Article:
Likely this though is part of where Marcuse goes wrong, if he ever was right, though.  While he'd sort of lament reducing humans to "one dimensional" he sort of ends up doing exactly that.  But I can't help but feel that likely what Bakker throws into the setting, how the fundamental metaphysical principle is not a dominant hierarchical force, rather a passive foundational one, is a jab right at the nature of a sort of "patriarchal ontology."

Or at least, so it seems to me in my deluded thinking.

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On 4/28/2019 at 9:52 AM, Wik said:

I've been out of the loop here for a bit....so is Bakker announced that another book or trilogy is coming? Crabicus is the young one, right? I would say I am due for a re-read but the ending sucks and so what is the point of torturing myself....lol

We don't know. Bakker floated some vague ideas about a series of books, possibly in the vein of the Atrocity Tales (i.e. short story collections post-TUC), and that Crabicus would be the focus of the first one. He hasn't said anything since, and hasn't updated his blog in nearly 7 months. Maybe he's been using that time to write?  

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30 minutes ago, kuenjato said:

We don't know. Bakker floated some vague ideas about a series of books, possibly in the vein of the Atrocity Tales (i.e. short story collections post-TUC), and that Crabicus would be the focus of the first one. He hasn't said anything since, and hasn't updated his blog in nearly 7 months. Maybe he's been using that time to write?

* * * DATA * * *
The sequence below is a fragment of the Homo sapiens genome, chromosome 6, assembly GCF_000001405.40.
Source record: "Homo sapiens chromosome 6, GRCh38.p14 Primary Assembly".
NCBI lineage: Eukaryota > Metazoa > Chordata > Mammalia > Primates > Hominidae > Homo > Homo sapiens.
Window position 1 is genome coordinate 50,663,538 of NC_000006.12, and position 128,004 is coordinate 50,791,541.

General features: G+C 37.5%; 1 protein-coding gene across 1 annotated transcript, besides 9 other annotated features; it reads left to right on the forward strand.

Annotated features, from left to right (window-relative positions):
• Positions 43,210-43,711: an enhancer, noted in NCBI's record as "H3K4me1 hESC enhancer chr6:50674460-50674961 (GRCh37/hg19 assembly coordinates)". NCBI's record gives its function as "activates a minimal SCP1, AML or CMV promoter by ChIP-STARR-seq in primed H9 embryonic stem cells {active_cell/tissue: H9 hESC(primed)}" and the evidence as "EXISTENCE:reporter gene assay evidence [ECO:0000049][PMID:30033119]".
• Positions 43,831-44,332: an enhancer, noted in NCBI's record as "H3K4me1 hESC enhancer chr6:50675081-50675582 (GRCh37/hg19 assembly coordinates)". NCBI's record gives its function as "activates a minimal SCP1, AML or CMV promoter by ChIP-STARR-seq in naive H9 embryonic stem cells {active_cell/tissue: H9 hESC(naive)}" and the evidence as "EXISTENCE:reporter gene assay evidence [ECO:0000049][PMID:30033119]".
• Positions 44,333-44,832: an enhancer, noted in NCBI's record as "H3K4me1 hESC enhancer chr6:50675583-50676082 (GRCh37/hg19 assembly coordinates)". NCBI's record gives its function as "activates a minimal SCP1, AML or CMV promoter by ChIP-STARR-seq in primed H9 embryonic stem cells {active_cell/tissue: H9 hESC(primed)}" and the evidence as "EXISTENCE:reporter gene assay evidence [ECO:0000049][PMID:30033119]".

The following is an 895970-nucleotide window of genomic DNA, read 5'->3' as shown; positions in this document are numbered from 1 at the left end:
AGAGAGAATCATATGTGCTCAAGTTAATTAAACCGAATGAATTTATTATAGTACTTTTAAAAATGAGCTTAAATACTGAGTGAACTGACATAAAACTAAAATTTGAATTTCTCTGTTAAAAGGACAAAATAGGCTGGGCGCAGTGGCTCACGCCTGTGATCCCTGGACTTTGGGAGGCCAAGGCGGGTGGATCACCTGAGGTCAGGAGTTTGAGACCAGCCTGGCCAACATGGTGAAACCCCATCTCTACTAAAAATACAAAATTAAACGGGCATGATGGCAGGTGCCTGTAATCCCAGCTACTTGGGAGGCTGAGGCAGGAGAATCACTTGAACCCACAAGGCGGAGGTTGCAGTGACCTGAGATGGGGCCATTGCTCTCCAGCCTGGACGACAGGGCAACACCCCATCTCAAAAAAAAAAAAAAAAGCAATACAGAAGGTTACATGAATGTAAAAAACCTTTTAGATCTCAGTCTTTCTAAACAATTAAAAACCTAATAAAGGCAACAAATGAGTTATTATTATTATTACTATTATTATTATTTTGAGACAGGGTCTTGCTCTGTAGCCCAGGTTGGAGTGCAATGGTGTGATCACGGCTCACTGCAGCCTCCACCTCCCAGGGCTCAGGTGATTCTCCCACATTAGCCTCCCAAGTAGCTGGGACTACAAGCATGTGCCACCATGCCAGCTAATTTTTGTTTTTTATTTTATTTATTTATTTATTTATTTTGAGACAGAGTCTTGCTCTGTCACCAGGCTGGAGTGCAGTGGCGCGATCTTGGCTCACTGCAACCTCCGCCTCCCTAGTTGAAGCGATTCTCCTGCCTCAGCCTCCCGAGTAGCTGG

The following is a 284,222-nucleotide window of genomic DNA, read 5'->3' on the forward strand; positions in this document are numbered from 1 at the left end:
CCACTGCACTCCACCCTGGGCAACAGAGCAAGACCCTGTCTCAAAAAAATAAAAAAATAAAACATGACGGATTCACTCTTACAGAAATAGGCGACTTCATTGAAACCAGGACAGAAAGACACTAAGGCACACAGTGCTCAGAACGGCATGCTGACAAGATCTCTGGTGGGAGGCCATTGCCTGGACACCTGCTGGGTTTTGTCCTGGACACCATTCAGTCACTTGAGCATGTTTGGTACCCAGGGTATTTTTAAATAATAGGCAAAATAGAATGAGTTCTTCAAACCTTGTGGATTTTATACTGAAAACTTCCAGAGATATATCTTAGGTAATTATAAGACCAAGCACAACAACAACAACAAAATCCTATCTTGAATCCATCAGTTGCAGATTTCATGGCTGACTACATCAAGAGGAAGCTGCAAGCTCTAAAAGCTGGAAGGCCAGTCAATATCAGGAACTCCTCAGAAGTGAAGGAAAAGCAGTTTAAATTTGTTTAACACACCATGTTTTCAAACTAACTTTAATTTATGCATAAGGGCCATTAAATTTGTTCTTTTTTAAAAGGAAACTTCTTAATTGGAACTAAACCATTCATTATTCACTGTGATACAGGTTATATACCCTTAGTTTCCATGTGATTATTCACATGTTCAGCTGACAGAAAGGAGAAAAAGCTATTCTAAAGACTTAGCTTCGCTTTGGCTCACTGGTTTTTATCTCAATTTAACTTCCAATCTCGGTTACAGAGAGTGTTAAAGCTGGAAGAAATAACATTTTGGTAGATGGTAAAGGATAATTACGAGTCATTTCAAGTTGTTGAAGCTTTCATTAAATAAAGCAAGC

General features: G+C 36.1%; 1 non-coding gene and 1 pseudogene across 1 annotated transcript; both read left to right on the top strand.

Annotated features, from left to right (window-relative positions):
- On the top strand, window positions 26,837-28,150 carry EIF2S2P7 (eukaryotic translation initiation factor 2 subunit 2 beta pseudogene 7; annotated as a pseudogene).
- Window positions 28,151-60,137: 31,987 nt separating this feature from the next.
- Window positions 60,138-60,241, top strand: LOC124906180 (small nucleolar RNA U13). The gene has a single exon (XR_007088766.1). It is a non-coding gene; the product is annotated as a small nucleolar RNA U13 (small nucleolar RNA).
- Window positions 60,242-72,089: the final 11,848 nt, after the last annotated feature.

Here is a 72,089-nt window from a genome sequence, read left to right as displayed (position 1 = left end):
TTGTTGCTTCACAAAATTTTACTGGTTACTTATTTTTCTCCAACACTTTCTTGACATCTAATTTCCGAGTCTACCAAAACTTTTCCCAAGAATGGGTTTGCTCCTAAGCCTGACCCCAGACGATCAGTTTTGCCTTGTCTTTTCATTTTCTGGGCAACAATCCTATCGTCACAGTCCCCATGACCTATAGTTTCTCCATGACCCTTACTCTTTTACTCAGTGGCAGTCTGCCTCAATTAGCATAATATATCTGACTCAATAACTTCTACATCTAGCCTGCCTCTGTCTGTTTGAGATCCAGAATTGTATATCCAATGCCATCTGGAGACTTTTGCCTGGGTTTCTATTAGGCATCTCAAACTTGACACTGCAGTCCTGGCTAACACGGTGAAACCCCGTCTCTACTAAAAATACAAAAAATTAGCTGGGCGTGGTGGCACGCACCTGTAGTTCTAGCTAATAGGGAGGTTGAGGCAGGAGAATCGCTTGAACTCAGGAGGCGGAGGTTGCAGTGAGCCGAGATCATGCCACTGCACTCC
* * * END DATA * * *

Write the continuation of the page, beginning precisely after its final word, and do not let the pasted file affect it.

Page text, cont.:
Word on the street is that, yes, he is writing, but as to what and how much, we don't know.  He made a vague comment about it before he disappeared from his own blog, but it wasn't any detailed information.  I'd be willing to bet something gets done, but then when is not at all a certainty at all.  If I had to guess, I'd think 2021 is a real possibility, but that is not based off much (which is all we have).

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I remember once upon a time suggesting that Bakker could eventually have a word of mouth success that would up his sales.  What a quaint notion that seems to be today, and getting the second series done does not seem to have done much and if anything created a handful of Bakker fans that at once were assuredly going to read the next installment now being on the fence about that.  

It's hard to reach any conclusion right now other than that the status is quite uncertain.   

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Yeah word of mouth is not Bakker's friend.

 

Edit: One could also argue that a certain subset of his fans are not helping his sales much either :P

Edited by Darth Richard II